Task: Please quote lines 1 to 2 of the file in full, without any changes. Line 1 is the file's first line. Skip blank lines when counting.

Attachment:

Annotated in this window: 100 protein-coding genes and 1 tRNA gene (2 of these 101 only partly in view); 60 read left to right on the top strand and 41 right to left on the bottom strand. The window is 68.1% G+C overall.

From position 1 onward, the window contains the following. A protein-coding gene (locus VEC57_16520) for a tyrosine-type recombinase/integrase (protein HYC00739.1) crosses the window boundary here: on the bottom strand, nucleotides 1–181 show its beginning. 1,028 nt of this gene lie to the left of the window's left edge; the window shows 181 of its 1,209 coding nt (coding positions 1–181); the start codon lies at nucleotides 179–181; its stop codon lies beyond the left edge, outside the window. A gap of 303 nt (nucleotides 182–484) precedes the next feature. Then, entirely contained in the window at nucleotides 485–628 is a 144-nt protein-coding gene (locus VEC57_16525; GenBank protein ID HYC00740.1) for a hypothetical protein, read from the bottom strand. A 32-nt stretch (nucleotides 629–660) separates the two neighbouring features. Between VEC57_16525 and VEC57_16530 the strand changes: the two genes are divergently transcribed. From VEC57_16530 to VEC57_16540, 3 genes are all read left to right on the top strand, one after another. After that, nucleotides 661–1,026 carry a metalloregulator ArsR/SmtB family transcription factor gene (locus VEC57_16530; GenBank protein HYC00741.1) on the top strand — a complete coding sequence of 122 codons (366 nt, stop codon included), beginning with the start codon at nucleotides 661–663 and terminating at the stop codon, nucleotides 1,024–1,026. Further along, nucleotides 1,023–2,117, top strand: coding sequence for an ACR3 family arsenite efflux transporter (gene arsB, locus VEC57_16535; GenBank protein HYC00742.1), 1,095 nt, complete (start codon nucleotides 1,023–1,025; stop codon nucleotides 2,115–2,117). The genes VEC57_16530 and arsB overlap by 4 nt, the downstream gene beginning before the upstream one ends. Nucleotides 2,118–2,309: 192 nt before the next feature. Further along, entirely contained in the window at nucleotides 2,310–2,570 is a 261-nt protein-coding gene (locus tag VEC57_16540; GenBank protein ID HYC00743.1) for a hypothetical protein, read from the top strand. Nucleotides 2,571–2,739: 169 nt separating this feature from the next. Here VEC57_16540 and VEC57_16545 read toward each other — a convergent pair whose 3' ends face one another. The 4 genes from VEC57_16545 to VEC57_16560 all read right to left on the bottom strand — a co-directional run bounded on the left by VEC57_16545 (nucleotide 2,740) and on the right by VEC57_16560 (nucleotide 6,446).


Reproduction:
Annotated in this window: 100 protein-coding genes and 1 tRNA gene (2 of these 101 only partly in view); 60 read left to right on the top strand and 41 right to left on the bottom strand. The window is 68.1% G+C overall.

From position 1 onward, the window contains the following. A protein-coding gene (locus VEC57_16520) for a tyrosine-type recombinase/integrase (protein HYC00739.1) crosses the window boundary here: on the bottom strand, nucleotides 1–181 show its beginning. 1,028 nt of this gene lie to the left of the window's left edge; the window shows 181 of its 1,209 coding nt (coding positions 1–181); the start codon lies at nucleotides 179–181; its stop codon lies beyond the left edge, outside the window. A gap of 303 nt (nucleotides 182–484) precedes the next feature. Then, entirely contained in the window at nucleotides 485–628 is a 144-nt protein-coding gene (locus VEC57_16525; GenBank protein ID HYC00740.1) for a hypothetical protein, read from the bottom strand. A 32-nt stretch (nucleotides 629–660) separates the two neighbouring features. Between VEC57_16525 and VEC57_16530 the strand changes: the two genes are divergently transcribed. From VEC57_16530 to VEC57_16540, 3 genes are all read left to right on the top strand, one after another. After that, nucleotides 661–1,026 carry a metalloregulator ArsR/SmtB family transcription factor gene (locus VEC57_16530; GenBank protein HYC00741.1) on the top strand — a complete coding sequence of 122 codons (366 nt, stop codon included), beginning with the start codon at nucleotides 661–663 and terminating at the stop codon, nucleotides 1,024–1,026. Further along, nucleotides 1,023–2,117, top strand: coding sequence for an ACR3 family arsenite efflux transporter (gene arsB, locus VEC57_16535; GenBank protein HYC00742.1), 1,095 nt, complete (start codon nucleotides 1,023–1,025; stop codon nucleotides 2,115–2,117). The genes VEC57_16530 and arsB overlap by 4 nt, the downstream gene beginning before the upstream one ends. Nucleotides 2,118–2,309: 192 nt before the next feature. Further along, entirely contained in the window at nucleotides 2,310–2,570 is a 261-nt protein-coding gene (locus tag VEC57_16540; GenBank protein ID HYC00743.1) for a hypothetical protein, read from the top strand. Nucleotides 2,571–2,739: 169 nt separating this feature from the next. Here VEC57_16540 and VEC57_16545 read toward each other — a convergent pair whose 3' ends face one another. The 4 genes from VEC57_16545 to VEC57_16560 all read right to left on the bottom strand — a co-directional run bounded on the left by VEC57_16545 (nucleotide 2,740) and on the right by VEC57_16560 (nucleotide 6,446).